User talk:West.andrew.g/Popular redlinks

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<User:West.andrew.g/Popular redlinks

STICKY: WMF now reporting mobile/zero pageviews[edit]

Just one month ago I took to many of these same talk pages to explain that WMF statistics were under-reporting per article views by approximately 1/3, because mobile traffic was not being included in those totals. Further details were included in a Signpost article. I'd like to commend the wMF for quickly rectifying that situation, as files including mobile and wp-zero traffic are now available. The Wikipedia Zero project currently sees very little traffic, but I'll be including it in all my reports regardless (recall that mobile views were also minor just a few years ago).

You'll notice the WP:5000 and WP:TOPRED now breaks down the (increased) totals into "mobile" and "wp-zero" percentages (the complement being the "desktop" views we had previously). This will be the case from the OCT-14-2014 report onwards. In addition to the higher totals, another immediate benefit is that articles with very low mobile participation are often indicative of bot/misconfigured traffic. Though an intelligent malice spammer can evade this by altering user agent strings, I anticipate this be of great utility moving forward.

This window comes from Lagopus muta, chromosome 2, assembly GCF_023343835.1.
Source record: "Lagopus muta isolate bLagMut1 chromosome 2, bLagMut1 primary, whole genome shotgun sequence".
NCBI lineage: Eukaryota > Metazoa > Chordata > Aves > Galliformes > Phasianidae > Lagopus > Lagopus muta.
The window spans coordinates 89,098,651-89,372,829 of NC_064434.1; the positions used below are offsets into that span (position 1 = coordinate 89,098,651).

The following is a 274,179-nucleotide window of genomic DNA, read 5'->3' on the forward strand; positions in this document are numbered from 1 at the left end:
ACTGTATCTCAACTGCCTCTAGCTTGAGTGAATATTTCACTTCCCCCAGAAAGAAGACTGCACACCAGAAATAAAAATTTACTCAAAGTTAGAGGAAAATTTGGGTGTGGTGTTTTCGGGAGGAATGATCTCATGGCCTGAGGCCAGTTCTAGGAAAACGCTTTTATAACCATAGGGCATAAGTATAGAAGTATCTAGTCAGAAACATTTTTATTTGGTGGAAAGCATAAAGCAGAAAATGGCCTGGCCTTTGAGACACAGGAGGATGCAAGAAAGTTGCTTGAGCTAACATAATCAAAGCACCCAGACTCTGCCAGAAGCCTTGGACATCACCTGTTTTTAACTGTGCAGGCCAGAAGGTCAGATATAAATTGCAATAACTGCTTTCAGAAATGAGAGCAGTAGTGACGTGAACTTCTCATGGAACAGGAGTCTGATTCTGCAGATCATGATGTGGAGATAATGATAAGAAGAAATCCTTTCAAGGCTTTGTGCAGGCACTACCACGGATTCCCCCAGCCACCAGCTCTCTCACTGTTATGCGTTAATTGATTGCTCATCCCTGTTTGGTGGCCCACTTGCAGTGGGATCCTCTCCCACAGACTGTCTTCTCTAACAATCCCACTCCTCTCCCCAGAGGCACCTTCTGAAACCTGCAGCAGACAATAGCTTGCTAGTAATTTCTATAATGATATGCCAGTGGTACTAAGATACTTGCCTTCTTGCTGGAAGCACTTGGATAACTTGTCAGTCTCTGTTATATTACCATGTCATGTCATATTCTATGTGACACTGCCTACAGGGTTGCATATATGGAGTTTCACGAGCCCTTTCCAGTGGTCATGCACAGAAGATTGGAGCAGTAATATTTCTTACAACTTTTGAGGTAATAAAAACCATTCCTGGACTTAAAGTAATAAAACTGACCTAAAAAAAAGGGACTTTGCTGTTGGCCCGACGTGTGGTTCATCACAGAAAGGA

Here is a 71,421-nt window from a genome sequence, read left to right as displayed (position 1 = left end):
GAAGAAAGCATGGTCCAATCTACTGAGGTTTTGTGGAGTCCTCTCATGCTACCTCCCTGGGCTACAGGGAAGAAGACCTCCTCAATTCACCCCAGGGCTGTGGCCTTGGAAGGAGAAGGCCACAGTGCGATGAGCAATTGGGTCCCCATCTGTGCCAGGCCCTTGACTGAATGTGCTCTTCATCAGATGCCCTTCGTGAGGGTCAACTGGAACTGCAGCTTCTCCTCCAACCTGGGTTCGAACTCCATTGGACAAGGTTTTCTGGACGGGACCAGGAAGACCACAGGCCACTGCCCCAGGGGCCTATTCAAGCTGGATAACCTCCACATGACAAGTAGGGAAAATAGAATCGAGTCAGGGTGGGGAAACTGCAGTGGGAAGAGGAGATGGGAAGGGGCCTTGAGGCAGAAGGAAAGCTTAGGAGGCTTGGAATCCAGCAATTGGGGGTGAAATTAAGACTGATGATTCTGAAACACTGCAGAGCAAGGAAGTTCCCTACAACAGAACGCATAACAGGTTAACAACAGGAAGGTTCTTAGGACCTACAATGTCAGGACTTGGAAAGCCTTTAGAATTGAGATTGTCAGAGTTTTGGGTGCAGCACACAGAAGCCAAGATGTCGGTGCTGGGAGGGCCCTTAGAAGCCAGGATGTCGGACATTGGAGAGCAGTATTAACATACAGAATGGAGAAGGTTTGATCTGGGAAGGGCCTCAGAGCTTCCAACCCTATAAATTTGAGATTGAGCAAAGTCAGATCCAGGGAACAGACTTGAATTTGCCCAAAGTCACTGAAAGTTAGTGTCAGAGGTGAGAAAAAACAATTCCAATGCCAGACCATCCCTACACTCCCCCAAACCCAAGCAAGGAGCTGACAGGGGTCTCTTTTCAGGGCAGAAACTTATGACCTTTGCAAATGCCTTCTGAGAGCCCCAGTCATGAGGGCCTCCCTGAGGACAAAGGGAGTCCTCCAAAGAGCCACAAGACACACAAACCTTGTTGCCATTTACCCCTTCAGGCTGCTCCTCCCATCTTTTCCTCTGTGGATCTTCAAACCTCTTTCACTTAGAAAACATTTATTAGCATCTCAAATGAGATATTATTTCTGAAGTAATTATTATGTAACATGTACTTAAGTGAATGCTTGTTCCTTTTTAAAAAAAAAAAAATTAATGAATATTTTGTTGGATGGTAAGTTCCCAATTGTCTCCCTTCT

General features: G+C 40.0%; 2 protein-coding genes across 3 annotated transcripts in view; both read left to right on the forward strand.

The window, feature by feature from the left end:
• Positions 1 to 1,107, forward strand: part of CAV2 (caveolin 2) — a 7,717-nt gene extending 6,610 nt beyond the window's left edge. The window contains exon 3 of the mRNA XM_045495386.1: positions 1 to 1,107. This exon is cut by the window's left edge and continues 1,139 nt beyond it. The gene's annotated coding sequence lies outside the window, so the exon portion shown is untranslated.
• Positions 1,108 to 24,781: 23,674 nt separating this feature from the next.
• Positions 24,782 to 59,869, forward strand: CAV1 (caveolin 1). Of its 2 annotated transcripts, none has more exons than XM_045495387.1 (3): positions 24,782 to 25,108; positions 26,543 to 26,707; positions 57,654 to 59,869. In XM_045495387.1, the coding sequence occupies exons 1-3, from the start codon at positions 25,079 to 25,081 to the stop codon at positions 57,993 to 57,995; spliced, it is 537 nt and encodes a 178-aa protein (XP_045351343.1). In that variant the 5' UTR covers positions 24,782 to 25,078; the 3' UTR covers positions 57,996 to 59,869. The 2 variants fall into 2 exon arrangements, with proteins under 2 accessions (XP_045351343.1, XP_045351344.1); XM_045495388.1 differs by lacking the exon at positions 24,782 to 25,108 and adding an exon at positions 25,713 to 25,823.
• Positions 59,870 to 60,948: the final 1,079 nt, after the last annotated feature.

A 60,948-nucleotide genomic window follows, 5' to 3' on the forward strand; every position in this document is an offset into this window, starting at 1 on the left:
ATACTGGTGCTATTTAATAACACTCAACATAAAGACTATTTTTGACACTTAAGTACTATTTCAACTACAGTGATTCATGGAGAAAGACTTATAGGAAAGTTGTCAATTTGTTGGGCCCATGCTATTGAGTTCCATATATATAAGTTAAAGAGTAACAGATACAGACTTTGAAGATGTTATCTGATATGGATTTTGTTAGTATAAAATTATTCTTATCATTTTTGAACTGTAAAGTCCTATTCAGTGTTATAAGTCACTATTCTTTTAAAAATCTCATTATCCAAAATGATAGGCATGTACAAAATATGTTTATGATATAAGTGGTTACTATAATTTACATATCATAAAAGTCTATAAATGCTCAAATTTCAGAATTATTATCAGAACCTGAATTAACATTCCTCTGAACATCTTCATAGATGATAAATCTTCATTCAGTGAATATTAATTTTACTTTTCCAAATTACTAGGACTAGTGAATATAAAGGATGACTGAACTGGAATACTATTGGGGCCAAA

I know the WMF has reached out to about updating their user-facing tool. I greatly look forward to having this new data on board, and aside from the fact its going to make year-end aggregation a bit messy, I'm excited to see what we can learn from deeper dives into the data. Thanks, West.andrew.g (talk) 23:47, 9 October 2014 (UTC)


Hello and thank you for producing such a useful tool. I'm wondering whether it's worth creating redirects such as King Edward Vii Land and Garzweiler Surface Mine. Typing these terms into Wikipedia's search box takes me straight to the correctly capitalised article, and there seems to be no such thing as a case-sensitive search engine nowadays. There are no redlinks to them in other articles (though someone may have kindly cleaned them up in the last few hours). Do we have any idea how are people are accessing Wikipedia when they enter these terms and fail to reach the obvious destination? Certes (talk) 11:23, 19 June 2016 (UTC)

@Certes: Clearly the search box performs some kind of normalization. Thus, I'd assume these are direct hard-coded links from elsewhere on the Internet. For such a (seemingly) obscure topic to ascend the red-links list, we might imagine a journalist made an incorrect link in the middle of a popular news article, which got a bunch of clicks before someone fixed the error. I would imagine such erroneous capitalizations appear fairly frequently on the list, but I wouldn't imagine it warrants a redirect unless we see the same articles appearing consistently (but that's not my matter of policy expertise). Thanks, West.andrew.g (talk) 21:06, 21 June 2016 (UTC)

Heir to this?[edit]

Is there another bot that functions like this used to? --Nessie (talk) 03:40, 27 April 2019 (UTC)